What do you see when you turn out the light? I can't tell you but I know that it's mine.

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That it may be too, but it's also a living reality always before language. I don't think anyone can seriously deny that. The fact you can only talk about it through language, and how close can language get to it, is another one of the interesting things about it -- although of course we experience it even when we're not talking about it all the time, most of the time even; and that's the part you want to focus on, not the words about it anyway. That was actually some of my point. You're always at the mercy of it showing itself as it is, and you can't assume it will be what you presume it should be just by the theory or definition.

What do you see when you turn out the light? I can't tell you but I know that it's mine.

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That it may be too, but it's also a living reality always before language. I don't think anyone can seriously deny that. The fact you can only talk about it through language, and how close can language get to it, is another one of the interesting things about it -- although of course we experience it even when we're not talking about it all the time, most of the time even; and that's the part you want to focus on, not the words about it anyway. That was actually some of my point. You're always at the mercy of it showing itself as it is, and you can't assume it will be what you presume it should be just by the theory or definition.

You remind me Einstein talking about Quantum Mechanic reality interpretation laugh.gif

He never NEVER accepted that (I don't think anyone can seriously deny....that the moon is here when you do not observe) 'cause he was a realist.....but maybe he was a realist 'cause such vision is really unsettling for most people: this surely I can't deny, it's unsettling and kind of disturbing! :D

 

 

IMHO the problem is really tought, and every step we take in "consciousness explanation" must be very cautious.

Edited by lowenz

Task is not so much to see what no one has yet seen but to think what nobody has yet thought about that which everybody see. - E.S.

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No, I'm not dogmatic. If there were a good reason to think we don't experience consciousness and everything actually is dark all the time, like there are good reasons for quantum theory, I'd take the argument seriously, sure; even though it's hard to comprehend now (how can one be conscious of the non-existence of consciousness?). But that sentence was really just playing off of Descartes' dictum; even when you're doubting consciousness, the very doubting itself is happening *in* consciousness, so any argument dismissing it is self-defeating at its core. That's why I used language like you can't credibly "deny" having it when you're having it, because even the act of denying or dismissing it is itself part of consciousness -- so it can't be *merely* a definition. It wasn't really so much arrogant confidence in an argument as the argument in itself.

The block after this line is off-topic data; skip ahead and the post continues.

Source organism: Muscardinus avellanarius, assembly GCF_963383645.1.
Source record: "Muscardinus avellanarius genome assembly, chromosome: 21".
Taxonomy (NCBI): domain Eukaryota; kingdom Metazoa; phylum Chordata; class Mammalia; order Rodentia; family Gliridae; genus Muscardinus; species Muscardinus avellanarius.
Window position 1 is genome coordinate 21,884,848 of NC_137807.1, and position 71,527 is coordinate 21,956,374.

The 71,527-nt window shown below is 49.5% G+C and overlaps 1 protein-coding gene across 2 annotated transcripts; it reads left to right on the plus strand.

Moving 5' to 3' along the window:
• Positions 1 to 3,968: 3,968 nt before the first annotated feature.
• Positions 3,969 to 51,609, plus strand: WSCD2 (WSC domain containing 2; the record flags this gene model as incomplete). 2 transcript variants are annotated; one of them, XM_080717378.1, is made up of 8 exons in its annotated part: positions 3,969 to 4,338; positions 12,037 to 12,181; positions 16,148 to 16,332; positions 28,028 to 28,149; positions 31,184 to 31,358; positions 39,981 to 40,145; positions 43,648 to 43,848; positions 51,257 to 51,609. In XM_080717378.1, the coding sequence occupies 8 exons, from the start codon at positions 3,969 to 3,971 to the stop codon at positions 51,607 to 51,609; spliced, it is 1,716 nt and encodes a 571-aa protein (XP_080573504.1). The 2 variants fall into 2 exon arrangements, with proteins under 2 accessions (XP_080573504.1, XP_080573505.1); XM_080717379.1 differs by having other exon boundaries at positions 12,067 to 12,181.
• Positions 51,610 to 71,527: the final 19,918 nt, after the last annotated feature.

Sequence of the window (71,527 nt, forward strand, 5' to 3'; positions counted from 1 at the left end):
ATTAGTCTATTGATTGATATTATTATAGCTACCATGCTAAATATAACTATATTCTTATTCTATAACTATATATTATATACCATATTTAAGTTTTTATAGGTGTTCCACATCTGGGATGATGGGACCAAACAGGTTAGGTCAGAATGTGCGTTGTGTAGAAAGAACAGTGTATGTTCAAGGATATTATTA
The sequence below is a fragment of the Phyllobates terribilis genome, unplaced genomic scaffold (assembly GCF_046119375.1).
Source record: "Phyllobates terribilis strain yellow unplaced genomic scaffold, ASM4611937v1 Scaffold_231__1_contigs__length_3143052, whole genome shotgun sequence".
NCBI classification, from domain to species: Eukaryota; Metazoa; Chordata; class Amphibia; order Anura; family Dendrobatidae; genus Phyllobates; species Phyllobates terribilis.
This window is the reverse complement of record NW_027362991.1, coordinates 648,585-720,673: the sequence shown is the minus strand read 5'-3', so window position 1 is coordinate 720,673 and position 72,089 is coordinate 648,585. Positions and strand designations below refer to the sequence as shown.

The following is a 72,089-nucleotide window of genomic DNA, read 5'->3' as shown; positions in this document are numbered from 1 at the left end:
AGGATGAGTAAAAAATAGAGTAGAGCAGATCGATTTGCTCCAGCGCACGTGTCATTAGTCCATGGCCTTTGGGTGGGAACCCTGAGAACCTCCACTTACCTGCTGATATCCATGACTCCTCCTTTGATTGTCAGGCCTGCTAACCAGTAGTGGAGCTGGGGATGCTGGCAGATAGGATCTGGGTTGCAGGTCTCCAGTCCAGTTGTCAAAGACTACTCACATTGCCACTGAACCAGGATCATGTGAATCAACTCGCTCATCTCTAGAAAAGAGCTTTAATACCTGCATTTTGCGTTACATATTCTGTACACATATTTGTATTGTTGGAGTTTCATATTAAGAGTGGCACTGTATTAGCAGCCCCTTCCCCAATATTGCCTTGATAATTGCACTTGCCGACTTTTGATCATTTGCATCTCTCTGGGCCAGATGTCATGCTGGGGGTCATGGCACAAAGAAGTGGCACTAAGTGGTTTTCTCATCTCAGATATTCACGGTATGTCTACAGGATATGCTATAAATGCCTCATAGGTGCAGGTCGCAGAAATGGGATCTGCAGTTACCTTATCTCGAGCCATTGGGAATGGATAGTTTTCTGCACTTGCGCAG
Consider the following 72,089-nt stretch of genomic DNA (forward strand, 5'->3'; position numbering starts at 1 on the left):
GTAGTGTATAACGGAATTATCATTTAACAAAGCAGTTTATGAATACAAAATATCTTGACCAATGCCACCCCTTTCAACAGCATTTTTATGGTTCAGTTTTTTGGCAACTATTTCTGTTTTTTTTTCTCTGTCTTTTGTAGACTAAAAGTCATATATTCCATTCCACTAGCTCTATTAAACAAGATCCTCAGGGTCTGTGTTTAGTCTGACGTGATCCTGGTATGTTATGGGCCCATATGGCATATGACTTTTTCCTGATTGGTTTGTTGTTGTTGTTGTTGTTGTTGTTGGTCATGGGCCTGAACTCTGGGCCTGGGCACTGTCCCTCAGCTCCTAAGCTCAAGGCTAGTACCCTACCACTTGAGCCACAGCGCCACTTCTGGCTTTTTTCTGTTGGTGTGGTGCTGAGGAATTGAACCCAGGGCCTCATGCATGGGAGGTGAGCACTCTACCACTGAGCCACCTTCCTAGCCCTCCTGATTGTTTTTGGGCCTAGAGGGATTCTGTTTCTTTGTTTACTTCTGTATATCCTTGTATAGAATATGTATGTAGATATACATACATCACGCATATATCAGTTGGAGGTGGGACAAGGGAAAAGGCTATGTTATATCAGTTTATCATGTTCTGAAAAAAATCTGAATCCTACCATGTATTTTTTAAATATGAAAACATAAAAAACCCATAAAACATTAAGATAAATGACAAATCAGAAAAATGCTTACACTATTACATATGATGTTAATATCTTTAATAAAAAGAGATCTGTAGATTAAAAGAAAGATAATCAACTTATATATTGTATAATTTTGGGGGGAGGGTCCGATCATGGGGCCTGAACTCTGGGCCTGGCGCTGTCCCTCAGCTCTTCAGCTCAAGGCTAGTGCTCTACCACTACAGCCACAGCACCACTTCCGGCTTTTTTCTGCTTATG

That still leaves lots of room open for *what* it is, what its contents are, whether we can report on it reliably, etc. And I'm completely on board with every step needing to be taken very cautiously. I've read a lot of the guys that argue about consciousness for a living ... Husserl, Sartre, Frank Jackson, Ned Block, Dan Dennet, Chalmers, Horwhich, Tye, Carruthers, Millikan, Pinker, Baars, etc, etc (my undergrad degree was philosophy of mind & cognitive science) ... And if there's one underlying theme, you have to be very careful what you can and can't say. But you also have to start somewhere. And starting with the experience itself, the part you can't deny having when you're having it, is one respectable starting place IMO, at least to the extent you stick close to the experience itself.

What do you see when you turn out the light? I can't tell you but I know that it's mine.

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After watching my mom die suddenly (5 wks) with cancer 15 years ago and my dad passing 3 years ago I came to the peaceful realization that when someone dies life indeed does go on. During these last 15 years I've had my kids-one born 2 months early with special needs only 2 1/2 weeks after she past. When we both knew she was dieing she and I both wondered how I could do this without her but looking back you just do. As a source of comfort I like to believe that it was her spirit that helped save him that's what my heart says. My head says its just one of those things that can't be explained and when you're dead you're dead.